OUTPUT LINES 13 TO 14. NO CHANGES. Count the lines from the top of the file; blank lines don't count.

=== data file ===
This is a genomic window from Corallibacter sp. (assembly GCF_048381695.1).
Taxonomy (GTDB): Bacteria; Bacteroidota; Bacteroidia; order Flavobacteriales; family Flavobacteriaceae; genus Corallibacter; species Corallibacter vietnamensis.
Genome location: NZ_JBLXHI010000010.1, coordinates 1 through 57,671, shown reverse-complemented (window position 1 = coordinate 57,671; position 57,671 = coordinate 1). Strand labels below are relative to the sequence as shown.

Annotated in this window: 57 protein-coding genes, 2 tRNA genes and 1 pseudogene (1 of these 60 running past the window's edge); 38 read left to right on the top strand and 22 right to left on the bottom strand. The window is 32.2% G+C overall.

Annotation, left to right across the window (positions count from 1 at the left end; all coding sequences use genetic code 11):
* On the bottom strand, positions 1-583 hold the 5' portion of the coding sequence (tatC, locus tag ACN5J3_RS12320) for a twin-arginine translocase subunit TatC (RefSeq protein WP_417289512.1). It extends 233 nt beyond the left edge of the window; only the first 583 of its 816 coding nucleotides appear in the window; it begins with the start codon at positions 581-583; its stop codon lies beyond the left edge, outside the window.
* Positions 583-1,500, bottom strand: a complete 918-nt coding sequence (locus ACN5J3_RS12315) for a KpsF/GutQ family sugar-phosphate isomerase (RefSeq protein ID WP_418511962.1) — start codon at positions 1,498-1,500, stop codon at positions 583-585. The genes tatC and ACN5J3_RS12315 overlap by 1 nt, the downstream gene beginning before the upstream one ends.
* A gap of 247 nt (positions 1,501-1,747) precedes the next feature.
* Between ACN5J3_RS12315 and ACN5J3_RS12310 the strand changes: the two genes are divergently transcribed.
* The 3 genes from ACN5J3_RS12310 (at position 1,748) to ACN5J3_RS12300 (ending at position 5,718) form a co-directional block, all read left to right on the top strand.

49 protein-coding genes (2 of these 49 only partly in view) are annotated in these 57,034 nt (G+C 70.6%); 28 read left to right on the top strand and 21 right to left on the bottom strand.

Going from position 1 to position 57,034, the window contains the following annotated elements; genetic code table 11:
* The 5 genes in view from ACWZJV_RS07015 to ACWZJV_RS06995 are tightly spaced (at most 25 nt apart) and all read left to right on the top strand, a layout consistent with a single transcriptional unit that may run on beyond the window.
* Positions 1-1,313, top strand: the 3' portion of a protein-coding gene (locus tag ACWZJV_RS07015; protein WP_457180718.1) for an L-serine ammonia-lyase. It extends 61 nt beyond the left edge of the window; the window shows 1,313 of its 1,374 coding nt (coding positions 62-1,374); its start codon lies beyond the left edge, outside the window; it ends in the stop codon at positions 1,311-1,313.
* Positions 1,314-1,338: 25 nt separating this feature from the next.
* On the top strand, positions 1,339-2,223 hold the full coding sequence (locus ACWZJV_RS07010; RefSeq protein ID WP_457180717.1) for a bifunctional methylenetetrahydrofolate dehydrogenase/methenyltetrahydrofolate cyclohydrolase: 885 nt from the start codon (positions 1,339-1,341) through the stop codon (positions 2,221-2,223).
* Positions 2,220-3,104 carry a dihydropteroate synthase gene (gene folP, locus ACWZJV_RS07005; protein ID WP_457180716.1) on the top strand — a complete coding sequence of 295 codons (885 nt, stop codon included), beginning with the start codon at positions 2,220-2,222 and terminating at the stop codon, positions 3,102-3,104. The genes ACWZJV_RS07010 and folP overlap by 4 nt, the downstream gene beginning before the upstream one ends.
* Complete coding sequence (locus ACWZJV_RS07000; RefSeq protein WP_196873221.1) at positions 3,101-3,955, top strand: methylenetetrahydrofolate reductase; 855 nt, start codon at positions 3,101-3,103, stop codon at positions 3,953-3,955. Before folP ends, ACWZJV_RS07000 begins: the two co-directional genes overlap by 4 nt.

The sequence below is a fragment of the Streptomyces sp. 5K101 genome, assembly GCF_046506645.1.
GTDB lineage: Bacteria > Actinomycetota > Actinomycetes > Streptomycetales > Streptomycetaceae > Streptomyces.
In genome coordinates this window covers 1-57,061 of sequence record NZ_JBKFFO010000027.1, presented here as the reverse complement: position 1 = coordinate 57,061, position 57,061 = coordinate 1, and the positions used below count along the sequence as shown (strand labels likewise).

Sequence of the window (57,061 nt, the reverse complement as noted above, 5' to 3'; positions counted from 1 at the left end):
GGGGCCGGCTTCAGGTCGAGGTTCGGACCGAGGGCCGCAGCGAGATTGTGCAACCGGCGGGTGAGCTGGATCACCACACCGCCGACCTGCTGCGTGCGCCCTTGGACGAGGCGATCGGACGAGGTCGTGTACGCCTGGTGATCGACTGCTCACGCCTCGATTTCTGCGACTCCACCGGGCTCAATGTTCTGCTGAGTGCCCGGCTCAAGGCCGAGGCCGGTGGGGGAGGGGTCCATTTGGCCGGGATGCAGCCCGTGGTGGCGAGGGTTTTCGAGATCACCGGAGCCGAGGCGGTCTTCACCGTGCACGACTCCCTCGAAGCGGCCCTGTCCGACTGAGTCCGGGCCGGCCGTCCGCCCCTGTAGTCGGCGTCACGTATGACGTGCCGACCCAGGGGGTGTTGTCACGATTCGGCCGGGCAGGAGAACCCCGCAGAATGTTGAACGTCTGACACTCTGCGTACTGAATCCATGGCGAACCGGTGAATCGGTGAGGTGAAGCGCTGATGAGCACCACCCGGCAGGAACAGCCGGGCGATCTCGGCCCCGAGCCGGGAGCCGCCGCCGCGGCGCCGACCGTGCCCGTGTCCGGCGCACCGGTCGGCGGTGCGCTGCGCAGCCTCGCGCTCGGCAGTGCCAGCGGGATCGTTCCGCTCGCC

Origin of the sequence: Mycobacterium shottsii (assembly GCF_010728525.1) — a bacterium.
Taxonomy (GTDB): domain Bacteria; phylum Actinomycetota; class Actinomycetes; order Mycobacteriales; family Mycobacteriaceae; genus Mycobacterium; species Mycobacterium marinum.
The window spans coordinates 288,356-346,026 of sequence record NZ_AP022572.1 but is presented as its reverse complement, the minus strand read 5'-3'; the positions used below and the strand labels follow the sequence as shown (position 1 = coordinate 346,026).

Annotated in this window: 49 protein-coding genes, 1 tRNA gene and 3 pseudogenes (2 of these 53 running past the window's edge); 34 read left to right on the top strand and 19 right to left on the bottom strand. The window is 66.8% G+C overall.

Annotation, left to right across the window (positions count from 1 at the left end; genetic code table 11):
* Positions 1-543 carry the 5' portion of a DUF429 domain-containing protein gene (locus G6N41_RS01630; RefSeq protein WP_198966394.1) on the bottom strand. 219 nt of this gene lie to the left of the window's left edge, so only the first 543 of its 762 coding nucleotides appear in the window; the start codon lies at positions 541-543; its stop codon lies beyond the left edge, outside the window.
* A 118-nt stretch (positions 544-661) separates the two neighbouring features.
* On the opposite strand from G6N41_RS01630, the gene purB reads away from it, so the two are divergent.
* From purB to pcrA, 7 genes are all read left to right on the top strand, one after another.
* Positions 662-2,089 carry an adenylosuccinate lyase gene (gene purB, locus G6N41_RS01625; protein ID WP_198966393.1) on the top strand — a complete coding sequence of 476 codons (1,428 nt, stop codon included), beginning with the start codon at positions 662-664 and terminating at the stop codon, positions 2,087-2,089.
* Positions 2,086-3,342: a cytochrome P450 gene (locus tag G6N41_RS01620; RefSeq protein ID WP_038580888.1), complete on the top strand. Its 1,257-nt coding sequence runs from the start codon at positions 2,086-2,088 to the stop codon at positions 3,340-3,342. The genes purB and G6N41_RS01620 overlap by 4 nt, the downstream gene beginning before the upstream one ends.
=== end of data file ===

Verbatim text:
* The 5 genes in view from ACWZJV_RS07015 to ACWZJV_RS06995 are tightly spaced (at most 25 nt apart) and all read left to right on the top strand, a layout consistent with a single transcriptional unit that may run on beyond the window.
* Positions 1-1,313, top strand: the 3' portion of a protein-coding gene (locus tag ACWZJV_RS07015; protein WP_457180718.1) for an L-serine ammonia-lyase. It extends 61 nt beyond the left edge of the window; the window shows 1,313 of its 1,374 coding nt (coding positions 62-1,374); its start codon lies beyond the left edge, outside the window; it ends in the stop codon at positions 1,311-1,313.